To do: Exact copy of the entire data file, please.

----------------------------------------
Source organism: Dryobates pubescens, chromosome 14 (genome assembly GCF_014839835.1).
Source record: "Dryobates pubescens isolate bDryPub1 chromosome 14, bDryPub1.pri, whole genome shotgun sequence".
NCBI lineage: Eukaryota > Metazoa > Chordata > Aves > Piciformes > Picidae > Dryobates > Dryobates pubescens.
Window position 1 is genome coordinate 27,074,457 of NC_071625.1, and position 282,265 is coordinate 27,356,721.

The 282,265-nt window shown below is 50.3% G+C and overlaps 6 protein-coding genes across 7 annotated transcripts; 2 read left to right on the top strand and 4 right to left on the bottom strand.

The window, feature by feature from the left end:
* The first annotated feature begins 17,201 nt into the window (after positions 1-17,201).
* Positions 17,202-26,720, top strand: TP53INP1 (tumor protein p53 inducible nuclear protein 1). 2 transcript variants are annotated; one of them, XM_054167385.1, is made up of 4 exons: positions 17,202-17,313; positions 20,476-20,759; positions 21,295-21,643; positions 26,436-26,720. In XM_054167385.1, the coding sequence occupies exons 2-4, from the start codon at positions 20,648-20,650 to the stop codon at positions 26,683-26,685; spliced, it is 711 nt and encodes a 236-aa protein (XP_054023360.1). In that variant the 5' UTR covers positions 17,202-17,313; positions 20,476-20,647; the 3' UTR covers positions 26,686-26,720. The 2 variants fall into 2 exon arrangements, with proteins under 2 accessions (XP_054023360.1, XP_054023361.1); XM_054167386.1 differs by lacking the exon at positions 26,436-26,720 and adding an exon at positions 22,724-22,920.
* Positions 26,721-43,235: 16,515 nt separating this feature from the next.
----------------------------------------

Source organism: Dryobates pubescens, chromosome 14 (genome assembly GCF_014839835.1).
Source record: "Dryobates pubescens isolate bDryPub1 chromosome 14, bDryPub1.pri, whole genome shotgun sequence".
NCBI lineage: Eukaryota > Metazoa > Chordata > Aves > Piciformes > Picidae > Dryobates > Dryobates pubescens.
Window position 1 is genome coordinate 27,074,457 of NC_071625.1, and position 282,265 is coordinate 27,356,721.

The 282,265-nt window shown below is 50.3% G+C and overlaps 6 protein-coding genes across 7 annotated transcripts; 2 read left to right on the top strand and 4 right to left on the bottom strand.

The window, feature by feature from the left end:
* The first annotated feature begins 17,201 nt into the window (after positions 1-17,201).
* Positions 17,202-26,720, top strand: TP53INP1 (tumor protein p53 inducible nuclear protein 1). 2 transcript variants are annotated; one of them, XM_054167385.1, is made up of 4 exons: positions 17,202-17,313; positions 20,476-20,759; positions 21,295-21,643; positions 26,436-26,720. In XM_054167385.1, the coding sequence occupies exons 2-4, from the start codon at positions 20,648-20,650 to the stop codon at positions 26,683-26,685; spliced, it is 711 nt and encodes a 236-aa protein (XP_054023360.1). In that variant the 5' UTR covers positions 17,202-17,313; positions 20,476-20,647; the 3' UTR covers positions 26,686-26,720. The 2 variants fall into 2 exon arrangements, with proteins under 2 accessions (XP_054023360.1, XP_054023361.1); XM_054167386.1 differs by lacking the exon at positions 26,436-26,720 and adding an exon at positions 22,724-22,920.
* Positions 26,721-43,235: 16,515 nt separating this feature from the next.